Romantic Circles, which helped pioneer collaborative scholarship on the Web, has become the leading paradigm for what such scholarship could be. One can point variously to the excellence of its refereed editions of primary texts, its panoply of critical and pedagogical resources, its inventive Praxis series, its state-of-the-art use of technology or its stirring commitment (nearly unprecedented on the Web) to spanning the gap between high-school and research-level tiers of education. But ultimately, no one excellence is as important as the overall, holistic impact of the site. We witness here a broad community of scholars using the new media vigorously, inventively, and rigorously to inhabit a period of historical literature together. —Alan Liu
There are few online sites as energized or energizing as Romantic Circles. The material here is prepared for a remarkably broad range of students, teachers, and scholars from high school to graduate programs. It is easy to access and use. Most impressive of all are the quality and reliability of the materials provided--the original materials as well as the tools that have been built to make them available. This is online education at its very best done by a small group of educators with a great public conscience. —Jerome McGann
Digital work like Romantic Circles is an enormous resource for scholarship and for being aware of what's going on in Romanticism. The digital environment is also forcing us to rethink what it means to think--and therefore to think about Romanticism. —Ann K. Mellor
Romantic Circles is an excellent example of the thematic research collection--an emerging electronic scholarly genre in which many primary and secondary resources are selected and organized around a theme (Romanticism, in this case). It is also an excellent example of a new kind of scholarly communication and collaboration, in which scholars at many different institutuions pool their expertise—and volunteer their time—to produce a resource of great value not only to a traditional academic audience but also to the general audience that traditional academic work has usually missed. —John Unsworth
Romantic Circles is like a perfect conference--densely populated, full of serendipitous encounters, timely and yet substantial. Its conception of online scholarship is at once generous and rigorous: not that those terms ought to be set at variance, but they too often are. —Julia Flanders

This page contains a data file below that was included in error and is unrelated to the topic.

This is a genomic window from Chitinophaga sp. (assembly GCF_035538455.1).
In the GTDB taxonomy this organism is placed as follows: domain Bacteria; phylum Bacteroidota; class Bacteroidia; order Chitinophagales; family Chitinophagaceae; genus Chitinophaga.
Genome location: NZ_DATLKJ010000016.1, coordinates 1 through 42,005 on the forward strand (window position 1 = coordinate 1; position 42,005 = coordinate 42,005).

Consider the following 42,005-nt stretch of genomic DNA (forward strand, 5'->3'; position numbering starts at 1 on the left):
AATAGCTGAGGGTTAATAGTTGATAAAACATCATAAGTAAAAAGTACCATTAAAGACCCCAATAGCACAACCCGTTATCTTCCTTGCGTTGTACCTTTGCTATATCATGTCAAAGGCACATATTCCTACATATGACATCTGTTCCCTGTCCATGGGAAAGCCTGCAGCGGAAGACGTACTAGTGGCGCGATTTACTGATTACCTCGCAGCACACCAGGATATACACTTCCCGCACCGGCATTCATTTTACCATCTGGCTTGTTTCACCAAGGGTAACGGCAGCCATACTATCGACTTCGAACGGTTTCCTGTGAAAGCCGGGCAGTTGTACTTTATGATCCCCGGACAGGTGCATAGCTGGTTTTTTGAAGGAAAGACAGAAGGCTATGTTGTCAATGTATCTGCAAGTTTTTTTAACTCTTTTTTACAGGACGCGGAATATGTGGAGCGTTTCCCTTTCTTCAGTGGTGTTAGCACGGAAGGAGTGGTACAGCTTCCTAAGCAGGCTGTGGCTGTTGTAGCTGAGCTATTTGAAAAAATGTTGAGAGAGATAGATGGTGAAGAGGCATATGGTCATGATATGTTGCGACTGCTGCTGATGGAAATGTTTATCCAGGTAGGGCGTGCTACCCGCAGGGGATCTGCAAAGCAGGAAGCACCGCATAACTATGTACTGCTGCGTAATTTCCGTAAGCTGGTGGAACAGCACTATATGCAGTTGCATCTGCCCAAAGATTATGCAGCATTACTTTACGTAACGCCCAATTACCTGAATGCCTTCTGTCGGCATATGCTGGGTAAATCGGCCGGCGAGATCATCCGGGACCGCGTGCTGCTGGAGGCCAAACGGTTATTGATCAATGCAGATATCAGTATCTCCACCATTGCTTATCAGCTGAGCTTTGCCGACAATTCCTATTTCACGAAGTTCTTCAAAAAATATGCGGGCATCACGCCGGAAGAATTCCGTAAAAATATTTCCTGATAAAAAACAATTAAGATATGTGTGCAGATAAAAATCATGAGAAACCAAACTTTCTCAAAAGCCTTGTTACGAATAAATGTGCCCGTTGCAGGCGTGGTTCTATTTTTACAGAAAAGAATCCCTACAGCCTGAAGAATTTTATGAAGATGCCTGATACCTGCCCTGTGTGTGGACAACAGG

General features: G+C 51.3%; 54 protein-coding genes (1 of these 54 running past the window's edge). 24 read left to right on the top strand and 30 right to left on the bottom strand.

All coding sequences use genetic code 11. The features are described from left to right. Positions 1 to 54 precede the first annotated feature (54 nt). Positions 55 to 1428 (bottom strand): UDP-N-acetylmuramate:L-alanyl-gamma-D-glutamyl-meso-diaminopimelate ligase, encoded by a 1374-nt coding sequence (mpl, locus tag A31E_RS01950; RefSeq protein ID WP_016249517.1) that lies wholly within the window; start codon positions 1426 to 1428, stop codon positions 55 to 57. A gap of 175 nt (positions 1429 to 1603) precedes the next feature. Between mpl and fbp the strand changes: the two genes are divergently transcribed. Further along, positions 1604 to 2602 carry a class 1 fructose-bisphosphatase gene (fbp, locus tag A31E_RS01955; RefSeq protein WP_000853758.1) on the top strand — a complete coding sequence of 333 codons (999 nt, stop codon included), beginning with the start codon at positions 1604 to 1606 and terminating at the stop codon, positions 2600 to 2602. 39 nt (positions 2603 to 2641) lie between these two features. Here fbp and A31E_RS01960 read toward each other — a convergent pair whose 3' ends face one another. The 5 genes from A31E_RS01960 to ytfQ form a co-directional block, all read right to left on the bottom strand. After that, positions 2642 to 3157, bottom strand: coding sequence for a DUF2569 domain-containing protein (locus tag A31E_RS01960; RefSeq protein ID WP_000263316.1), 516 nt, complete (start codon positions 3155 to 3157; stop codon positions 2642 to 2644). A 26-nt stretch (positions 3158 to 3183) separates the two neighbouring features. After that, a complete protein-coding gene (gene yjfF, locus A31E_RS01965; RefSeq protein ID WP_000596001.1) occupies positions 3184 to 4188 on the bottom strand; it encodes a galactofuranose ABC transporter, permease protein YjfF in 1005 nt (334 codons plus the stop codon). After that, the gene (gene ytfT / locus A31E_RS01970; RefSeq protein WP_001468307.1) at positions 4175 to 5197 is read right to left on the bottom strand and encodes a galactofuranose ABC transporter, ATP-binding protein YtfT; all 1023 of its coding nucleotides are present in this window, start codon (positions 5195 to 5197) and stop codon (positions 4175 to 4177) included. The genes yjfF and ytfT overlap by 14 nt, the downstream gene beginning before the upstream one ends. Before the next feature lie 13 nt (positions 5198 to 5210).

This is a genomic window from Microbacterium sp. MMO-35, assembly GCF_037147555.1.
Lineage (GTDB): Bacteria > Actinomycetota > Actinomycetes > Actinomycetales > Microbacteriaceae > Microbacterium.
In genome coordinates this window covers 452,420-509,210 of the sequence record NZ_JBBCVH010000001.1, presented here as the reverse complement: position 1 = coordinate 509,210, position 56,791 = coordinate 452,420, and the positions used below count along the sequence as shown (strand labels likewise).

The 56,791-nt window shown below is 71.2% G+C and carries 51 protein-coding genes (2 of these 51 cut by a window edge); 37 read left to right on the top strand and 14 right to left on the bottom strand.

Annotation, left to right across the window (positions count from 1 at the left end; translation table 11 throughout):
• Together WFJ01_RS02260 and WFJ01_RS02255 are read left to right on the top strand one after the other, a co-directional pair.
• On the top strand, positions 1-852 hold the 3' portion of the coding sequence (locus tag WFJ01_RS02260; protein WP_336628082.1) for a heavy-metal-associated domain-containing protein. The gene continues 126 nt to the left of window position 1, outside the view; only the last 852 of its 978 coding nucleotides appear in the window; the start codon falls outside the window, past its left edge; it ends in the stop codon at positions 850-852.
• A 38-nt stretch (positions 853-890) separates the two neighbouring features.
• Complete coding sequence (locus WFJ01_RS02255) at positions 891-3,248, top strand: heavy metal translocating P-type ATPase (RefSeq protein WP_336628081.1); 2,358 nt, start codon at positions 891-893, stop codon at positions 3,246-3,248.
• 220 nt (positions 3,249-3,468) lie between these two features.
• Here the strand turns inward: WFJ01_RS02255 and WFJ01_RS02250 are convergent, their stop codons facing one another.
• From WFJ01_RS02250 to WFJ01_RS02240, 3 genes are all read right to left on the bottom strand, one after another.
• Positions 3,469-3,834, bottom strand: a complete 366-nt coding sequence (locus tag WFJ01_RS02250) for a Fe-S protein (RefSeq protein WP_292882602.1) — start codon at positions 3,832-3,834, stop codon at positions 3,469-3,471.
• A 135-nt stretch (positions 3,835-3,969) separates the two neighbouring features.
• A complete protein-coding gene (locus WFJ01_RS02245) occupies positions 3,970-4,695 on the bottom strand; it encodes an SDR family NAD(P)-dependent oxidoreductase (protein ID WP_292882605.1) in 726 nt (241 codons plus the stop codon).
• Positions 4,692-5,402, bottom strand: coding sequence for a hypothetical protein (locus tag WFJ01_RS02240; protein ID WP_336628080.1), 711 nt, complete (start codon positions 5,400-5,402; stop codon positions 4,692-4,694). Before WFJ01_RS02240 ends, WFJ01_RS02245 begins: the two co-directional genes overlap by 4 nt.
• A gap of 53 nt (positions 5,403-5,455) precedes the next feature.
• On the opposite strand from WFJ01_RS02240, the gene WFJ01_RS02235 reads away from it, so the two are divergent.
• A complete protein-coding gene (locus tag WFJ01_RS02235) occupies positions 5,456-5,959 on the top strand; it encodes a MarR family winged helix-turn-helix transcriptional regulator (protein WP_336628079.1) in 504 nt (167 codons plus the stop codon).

Romanticism is perhaps the best represented literary movement on the Web, and at the forefront of the dozens of excellent sites is the critically acclaimed Romantic Circles. Romantic Circles brings to bear all the advantages research on the Web has to offer; you will find edited electronic versions of works by writers like Anna Laetitia Barbauld, Keats, and Mary Darby Robinson (many of which are previewed separately in Webivore), and the "Praxis Series," an online critical journal with volumes on subjects like "Romanticism and the Law" and "Early Shelley." Each edition has a handful of essays, each with its own search function, and the archive extends back to 1997. Add to these databases a real-time, multi-user interactive environment and you get one of the most dynamic academic sites on the Web. —Review by Searchopolis
Reviews and Articles About Romantic Circles
Broglio, Ron. "Criticism from Inside the Poem: MOOs and Blake's Milton." Text Technology 2 (2004): 83-90.
Neil Fraistat, Steven E. Jones, and Carl Stahmer. "The Canon, The Web, and the Digitization of Romanticism." Romanticism On the Net 10 (May 1998).
Neil Fraistat and Steven E. Jones. "The MOO as an Arcade: Minimalism and Interpretive literary Games." Text Technology 2 (2004): 19-26.
Joseph Gibaldi, ed. MLA Handbook for Writers of Research Papers. Sixth edition. New York: Modern Language Association of America, 2003: 43. [Romantic Circles used as a detailed illustration of "an authoritative source suitable for scholarly research".]
Steven E. Jones. "Digital Romanticism in the Age of Neo-Luddism: the Romantic Circles Experiment." Romanticism on the Net 41-42 (special anniversary issue, Feb.-May, 2006).
---. "Net Work in the Virtual Department: The Romantic Circles Experiment." ADE Bulletin 127 (Winter 2001). 51-54.
Marlene Manoff. "Cyberhope or Cyberhype?: Computers and Scholarly Research." Canadian Journal of Communication [Online] 22(3) (January 1997).
Marjorie Perloff. "Teaching in the Wired Classroom." MLA Newsletter 38.4 (Winter 2006). 3-5.
Eric Sonstroem. "Do you Really Want a Revolution? CyberTheory Meets Real-Life Pedagogical Practice in FrankenMOO and the Conventional Literature Classroom." College Literature 33.3 (Summer 2006). 148-170.
Brenda H. Walton and Tara Bork. "'Telling Stories Long into the Night': Romantic Circles High School Project." English Journal 91.1 (September 2001). 103-107.